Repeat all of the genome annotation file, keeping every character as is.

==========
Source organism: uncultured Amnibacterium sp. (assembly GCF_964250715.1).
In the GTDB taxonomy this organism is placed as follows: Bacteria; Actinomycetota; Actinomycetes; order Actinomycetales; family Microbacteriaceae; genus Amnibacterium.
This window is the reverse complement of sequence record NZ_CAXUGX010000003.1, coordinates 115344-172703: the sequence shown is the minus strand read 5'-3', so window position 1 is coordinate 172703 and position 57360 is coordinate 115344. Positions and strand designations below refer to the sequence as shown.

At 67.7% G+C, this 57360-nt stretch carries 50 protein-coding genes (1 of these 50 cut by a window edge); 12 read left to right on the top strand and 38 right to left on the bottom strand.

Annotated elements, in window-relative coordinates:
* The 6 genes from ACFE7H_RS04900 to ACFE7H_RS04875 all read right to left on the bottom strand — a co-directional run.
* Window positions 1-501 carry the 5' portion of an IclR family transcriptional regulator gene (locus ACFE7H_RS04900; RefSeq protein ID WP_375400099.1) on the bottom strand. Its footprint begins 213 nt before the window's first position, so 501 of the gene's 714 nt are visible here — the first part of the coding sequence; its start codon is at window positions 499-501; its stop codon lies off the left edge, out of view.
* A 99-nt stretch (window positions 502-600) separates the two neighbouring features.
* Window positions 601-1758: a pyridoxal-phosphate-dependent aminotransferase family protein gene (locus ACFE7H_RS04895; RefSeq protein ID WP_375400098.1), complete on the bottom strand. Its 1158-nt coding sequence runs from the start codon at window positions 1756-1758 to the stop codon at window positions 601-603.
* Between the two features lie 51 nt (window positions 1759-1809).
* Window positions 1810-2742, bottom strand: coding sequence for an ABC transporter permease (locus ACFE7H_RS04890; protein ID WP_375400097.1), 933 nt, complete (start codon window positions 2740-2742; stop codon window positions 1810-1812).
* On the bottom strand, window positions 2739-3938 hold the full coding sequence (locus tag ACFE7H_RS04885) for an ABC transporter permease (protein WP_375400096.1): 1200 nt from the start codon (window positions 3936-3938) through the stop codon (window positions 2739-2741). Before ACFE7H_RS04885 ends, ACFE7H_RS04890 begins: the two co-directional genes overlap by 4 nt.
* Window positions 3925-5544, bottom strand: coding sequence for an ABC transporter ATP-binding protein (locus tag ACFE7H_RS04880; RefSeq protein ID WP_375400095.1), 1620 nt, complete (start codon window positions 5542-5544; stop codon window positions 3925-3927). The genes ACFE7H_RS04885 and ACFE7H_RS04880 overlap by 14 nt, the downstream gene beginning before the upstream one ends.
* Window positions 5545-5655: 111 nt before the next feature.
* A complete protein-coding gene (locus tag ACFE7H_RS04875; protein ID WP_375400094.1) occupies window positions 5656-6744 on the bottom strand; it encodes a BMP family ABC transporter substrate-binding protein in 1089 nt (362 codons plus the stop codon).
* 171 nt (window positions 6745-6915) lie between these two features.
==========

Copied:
Source organism: uncultured Amnibacterium sp. (assembly GCF_964250715.1).
In the GTDB taxonomy this organism is placed as follows: Bacteria; Actinomycetota; Actinomycetes; order Actinomycetales; family Microbacteriaceae; genus Amnibacterium.
This window is the reverse complement of sequence record NZ_CAXUGX010000003.1, coordinates 115344-172703: the sequence shown is the minus strand read 5'-3', so window position 1 is coordinate 172703 and position 57360 is coordinate 115344. Positions and strand designations below refer to the sequence as shown.

At 67.7% G+C, this 57360-nt stretch carries 50 protein-coding genes (1 of these 50 cut by a window edge); 12 read left to right on the top strand and 38 right to left on the bottom strand.

Annotated elements, in window-relative coordinates:
* The 6 genes from ACFE7H_RS04900 to ACFE7H_RS04875 all read right to left on the bottom strand — a co-directional run.
* Window positions 1-501 carry the 5' portion of an IclR family transcriptional regulator gene (locus ACFE7H_RS04900; RefSeq protein ID WP_375400099.1) on the bottom strand. Its footprint begins 213 nt before the window's first position, so 501 of the gene's 714 nt are visible here — the first part of the coding sequence; its start codon is at window positions 499-501; its stop codon lies off the left edge, out of view.
* A 99-nt stretch (window positions 502-600) separates the two neighbouring features.
* Window positions 601-1758: a pyridoxal-phosphate-dependent aminotransferase family protein gene (locus ACFE7H_RS04895; RefSeq protein ID WP_375400098.1), complete on the bottom strand. Its 1158-nt coding sequence runs from the start codon at window positions 1756-1758 to the stop codon at window positions 601-603.
* Between the two features lie 51 nt (window positions 1759-1809).
* Window positions 1810-2742, bottom strand: coding sequence for an ABC transporter permease (locus ACFE7H_RS04890; protein ID WP_375400097.1), 933 nt, complete (start codon window positions 2740-2742; stop codon window positions 1810-1812).
* On the bottom strand, window positions 2739-3938 hold the full coding sequence (locus tag ACFE7H_RS04885) for an ABC transporter permease (protein WP_375400096.1): 1200 nt from the start codon (window positions 3936-3938) through the stop codon (window positions 2739-2741). Before ACFE7H_RS04885 ends, ACFE7H_RS04890 begins: the two co-directional genes overlap by 4 nt.
* Window positions 3925-5544, bottom strand: coding sequence for an ABC transporter ATP-binding protein (locus tag ACFE7H_RS04880; RefSeq protein ID WP_375400095.1), 1620 nt, complete (start codon window positions 5542-5544; stop codon window positions 3925-3927). The genes ACFE7H_RS04885 and ACFE7H_RS04880 overlap by 14 nt, the downstream gene beginning before the upstream one ends.
* Window positions 5545-5655: 111 nt before the next feature.
* A complete protein-coding gene (locus tag ACFE7H_RS04875; protein ID WP_375400094.1) occupies window positions 5656-6744 on the bottom strand; it encodes a BMP family ABC transporter substrate-binding protein in 1089 nt (362 codons plus the stop codon).
* 171 nt (window positions 6745-6915) lie between these two features.